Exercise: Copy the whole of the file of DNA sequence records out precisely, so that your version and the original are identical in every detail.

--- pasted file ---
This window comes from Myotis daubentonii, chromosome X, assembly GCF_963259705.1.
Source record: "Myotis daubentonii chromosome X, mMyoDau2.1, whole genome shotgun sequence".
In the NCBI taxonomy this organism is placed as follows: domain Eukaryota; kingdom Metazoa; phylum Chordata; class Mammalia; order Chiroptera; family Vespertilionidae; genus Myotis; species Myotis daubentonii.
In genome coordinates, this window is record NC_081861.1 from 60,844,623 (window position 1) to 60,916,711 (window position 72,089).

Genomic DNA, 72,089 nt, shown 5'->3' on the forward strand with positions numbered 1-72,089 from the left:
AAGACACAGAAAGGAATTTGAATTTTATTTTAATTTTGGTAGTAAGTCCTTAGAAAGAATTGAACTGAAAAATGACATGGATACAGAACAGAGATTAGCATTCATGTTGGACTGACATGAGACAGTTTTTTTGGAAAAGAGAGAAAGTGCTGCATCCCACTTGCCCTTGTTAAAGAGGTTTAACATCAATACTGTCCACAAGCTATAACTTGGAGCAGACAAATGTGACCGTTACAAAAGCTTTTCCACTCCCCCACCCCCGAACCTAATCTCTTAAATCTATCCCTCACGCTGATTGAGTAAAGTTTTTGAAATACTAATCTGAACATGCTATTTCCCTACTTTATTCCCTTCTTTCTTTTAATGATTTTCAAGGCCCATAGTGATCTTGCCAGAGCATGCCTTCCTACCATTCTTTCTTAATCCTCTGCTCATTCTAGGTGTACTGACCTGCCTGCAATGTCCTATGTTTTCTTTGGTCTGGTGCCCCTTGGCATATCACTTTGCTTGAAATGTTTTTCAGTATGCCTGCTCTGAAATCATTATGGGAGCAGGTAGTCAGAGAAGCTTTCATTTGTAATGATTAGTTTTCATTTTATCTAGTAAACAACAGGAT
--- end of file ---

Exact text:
This window comes from Myotis daubentonii, chromosome X, assembly GCF_963259705.1.
Source record: "Myotis daubentonii chromosome X, mMyoDau2.1, whole genome shotgun sequence".
In the NCBI taxonomy this organism is placed as follows: domain Eukaryota; kingdom Metazoa; phylum Chordata; class Mammalia; order Chiroptera; family Vespertilionidae; genus Myotis; species Myotis daubentonii.
In genome coordinates, this window is record NC_081861.1 from 60,844,623 (window position 1) to 60,916,711 (window position 72,089).

Genomic DNA, 72,089 nt, shown 5'->3' on the forward strand with positions numbered 1-72,089 from the left:
AAGACACAGAAAGGAATTTGAATTTTATTTTAATTTTGGTAGTAAGTCCTTAGAAAGAATTGAACTGAAAAATGACATGGATACAGAACAGAGATTAGCATTCATGTTGGACTGACATGAGACAGTTTTTTTGGAAAAGAGAGAAAGTGCTGCATCCCACTTGCCCTTGTTAAAGAGGTTTAACATCAATACTGTCCACAAGCTATAACTTGGAGCAGACAAATGTGACCGTTACAAAAGCTTTTCCACTCCCCCACCCCCGAACCTAATCTCTTAAATCTATCCCTCACGCTGATTGAGTAAAGTTTTTGAAATACTAATCTGAACATGCTATTTCCCTACTTTATTCCCTTCTTTCTTTTAATGATTTTCAAGGCCCATAGTGATCTTGCCAGAGCATGCCTTCCTACCATTCTTTCTTAATCCTCTGCTCATTCTAGGTGTACTGACCTGCCTGCAATGTCCTATGTTTTCTTTGGTCTGGTGCCCCTTGGCATATCACTTTGCTTGAAATGTTTTTCAGTATGCCTGCTCTGAAATCATTATGGGAGCAGGTAGTCAGAGAAGCTTTCATTTGTAATGATTAGTTTTCATTTTATCTAGTAAACAACAGGAT